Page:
Media fanfare over graveyard dig is ‘a smokescreen hiding HS2 chaos’
Rail scheme's opponents left unimpressed by press and TV coverage
08 November, 2018 — By Tom Foot
An osteologist studies a skeleton excavated for HS2 at the dig site
WHAT’S the best way for the High Speed 2 rail-link team to bury bad news?
By digging up thousands of Camden’s dead, it seems.
This is the view among opponents of the £100billion project who say a bespoke media campaign generating excitement around the exhumation of up to 60,000 skeletons from a graveyard close to Euston masks the pain the new railway is causing the area.
The dig at St James’s Gardens began last month, with HS2 arranging what the BBC has billed as “exclusive” access to the operation for its film crews. A documentary, Britain’s Biggest Dig, is not expected to devote much airtime to protests from residents and businesses around the station, who have been driven from their homes and already seen parts of the area flattened.
Dorothea Hackman, who chairs Camden Civic Society, said: “We are very concerned that High Speed 2 is publicising the archaeological significance of digging up thousands of people laid to rest in St James Gardens as a smokescreen for deeply worrying issues around bringing high-speed rail into Euston.”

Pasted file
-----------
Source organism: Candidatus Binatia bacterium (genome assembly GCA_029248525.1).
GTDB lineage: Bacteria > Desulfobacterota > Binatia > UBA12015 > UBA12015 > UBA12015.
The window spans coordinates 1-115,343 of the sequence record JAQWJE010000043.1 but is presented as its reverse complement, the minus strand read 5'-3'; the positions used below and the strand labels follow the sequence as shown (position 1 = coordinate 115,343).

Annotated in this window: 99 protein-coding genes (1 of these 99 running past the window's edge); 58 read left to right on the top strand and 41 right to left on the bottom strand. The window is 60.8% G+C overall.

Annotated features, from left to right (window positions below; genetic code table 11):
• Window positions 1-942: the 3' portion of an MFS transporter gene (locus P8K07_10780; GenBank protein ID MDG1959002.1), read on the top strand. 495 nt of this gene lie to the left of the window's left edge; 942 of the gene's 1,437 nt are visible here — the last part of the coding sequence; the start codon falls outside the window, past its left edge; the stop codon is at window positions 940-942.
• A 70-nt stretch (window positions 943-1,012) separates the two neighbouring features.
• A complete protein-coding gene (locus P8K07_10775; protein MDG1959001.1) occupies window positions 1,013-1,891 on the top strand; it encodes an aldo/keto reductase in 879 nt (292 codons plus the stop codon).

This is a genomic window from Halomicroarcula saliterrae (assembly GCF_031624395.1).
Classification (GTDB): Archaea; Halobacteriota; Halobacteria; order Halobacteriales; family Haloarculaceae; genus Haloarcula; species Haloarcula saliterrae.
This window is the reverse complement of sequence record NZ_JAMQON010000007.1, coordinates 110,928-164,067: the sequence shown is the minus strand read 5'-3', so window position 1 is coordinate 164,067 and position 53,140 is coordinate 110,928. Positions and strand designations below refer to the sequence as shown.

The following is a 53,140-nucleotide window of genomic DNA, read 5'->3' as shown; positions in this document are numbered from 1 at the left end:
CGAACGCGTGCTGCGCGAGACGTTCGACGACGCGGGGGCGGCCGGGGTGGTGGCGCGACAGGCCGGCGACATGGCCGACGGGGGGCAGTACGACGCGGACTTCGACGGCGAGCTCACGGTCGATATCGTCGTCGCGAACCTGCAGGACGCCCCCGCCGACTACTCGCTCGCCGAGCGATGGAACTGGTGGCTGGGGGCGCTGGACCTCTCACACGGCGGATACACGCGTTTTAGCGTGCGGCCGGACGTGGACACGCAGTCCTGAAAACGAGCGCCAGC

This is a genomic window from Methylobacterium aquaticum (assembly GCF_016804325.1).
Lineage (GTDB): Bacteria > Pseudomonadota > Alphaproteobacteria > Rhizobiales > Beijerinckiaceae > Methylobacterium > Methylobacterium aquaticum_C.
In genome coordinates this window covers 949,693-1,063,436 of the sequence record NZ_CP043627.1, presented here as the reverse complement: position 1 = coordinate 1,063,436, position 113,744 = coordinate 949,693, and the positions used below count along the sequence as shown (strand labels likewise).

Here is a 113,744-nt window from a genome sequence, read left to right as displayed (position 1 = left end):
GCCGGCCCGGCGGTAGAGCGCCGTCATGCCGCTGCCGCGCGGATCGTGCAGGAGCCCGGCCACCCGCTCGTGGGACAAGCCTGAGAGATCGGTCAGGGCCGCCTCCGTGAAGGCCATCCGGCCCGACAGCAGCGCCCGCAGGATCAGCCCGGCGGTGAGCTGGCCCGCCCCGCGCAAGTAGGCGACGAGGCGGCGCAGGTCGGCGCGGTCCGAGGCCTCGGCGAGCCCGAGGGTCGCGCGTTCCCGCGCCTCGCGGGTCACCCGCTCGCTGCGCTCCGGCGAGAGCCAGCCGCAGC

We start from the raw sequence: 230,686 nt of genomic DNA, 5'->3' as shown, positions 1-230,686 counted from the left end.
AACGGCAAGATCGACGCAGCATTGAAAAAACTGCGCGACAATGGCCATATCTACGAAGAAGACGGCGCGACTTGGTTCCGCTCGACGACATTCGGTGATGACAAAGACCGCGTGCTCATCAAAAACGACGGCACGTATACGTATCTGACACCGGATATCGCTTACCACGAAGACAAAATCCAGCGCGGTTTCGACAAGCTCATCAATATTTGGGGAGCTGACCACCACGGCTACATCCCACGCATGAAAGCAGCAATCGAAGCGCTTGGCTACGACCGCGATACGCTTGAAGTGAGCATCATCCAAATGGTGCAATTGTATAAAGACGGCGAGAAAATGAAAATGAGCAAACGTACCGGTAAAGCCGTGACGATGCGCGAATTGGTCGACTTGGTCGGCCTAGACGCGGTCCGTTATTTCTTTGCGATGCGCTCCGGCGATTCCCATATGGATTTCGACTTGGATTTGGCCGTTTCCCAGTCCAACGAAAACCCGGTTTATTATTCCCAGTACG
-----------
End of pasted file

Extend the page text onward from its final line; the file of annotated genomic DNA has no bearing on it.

She added: “People’s homes and business are being compulsorily taken to be demolished without compensation being paid.
Noise insulation with ventilation is not yet being installed in over 1,000 homes before work begins. There is traffic chaos from road closures, with plans to run huge lorries down residential streets in numbers exceeding what Parliament was told. “There’s inadequate mitigation for urban areas during construction, and real worry about the cutting retaining wall standing up to the proposed works… the list goes on.”
More than 200 archaeologists and related specialists have started work at St James Gardens, a public park and former cemetery believed to hold the remains of people buried there in the 18th and 19th centuries. National newspapers have published features on the dig in anticipation that the remains of high-profile or historic figures may be discovered.
Captain Matthew Flinders, an English navigator, explorer and scientist who led the first circumnavigation of Australia, is believed to be buried there.
The dig site near Euston station
And, as the New Journal reported two years ago, it is thought Bill “the Black Terror” Richmond – a former slave and celebrated bareknuckle boxer favoured by George IV – has a grave there, as well as James Christie, a British naval officer before becoming the leading auctioneer who founded Christie’s in 1766.
Speaking about why there had been such a huge wave of positive publicity for the archaeological dig, Helen Wass, HS2’s head of heritage, said: “It’s human curiosity, about how people lived in those conditions in post-medieval London. “People are always fascinated by their ancestors. What did they dress like? It is our job to be able to tell these people’s stories. All archaeologists should be storytellers, and if we do not then we have sort of failed.”
The cemetery was an overflow burial ground used by St James’s Church in Piccadilly.
Originally designed for 16,000 people, at its height it held 66,000, said Ms Wass. HS2 Ltd is in discussion with the Church of England about what to do with exhumed bodies. “We’re currently working with the Church of England on selecting an appropriate reburial location, taking into considerations various factors,” said Ms Wass.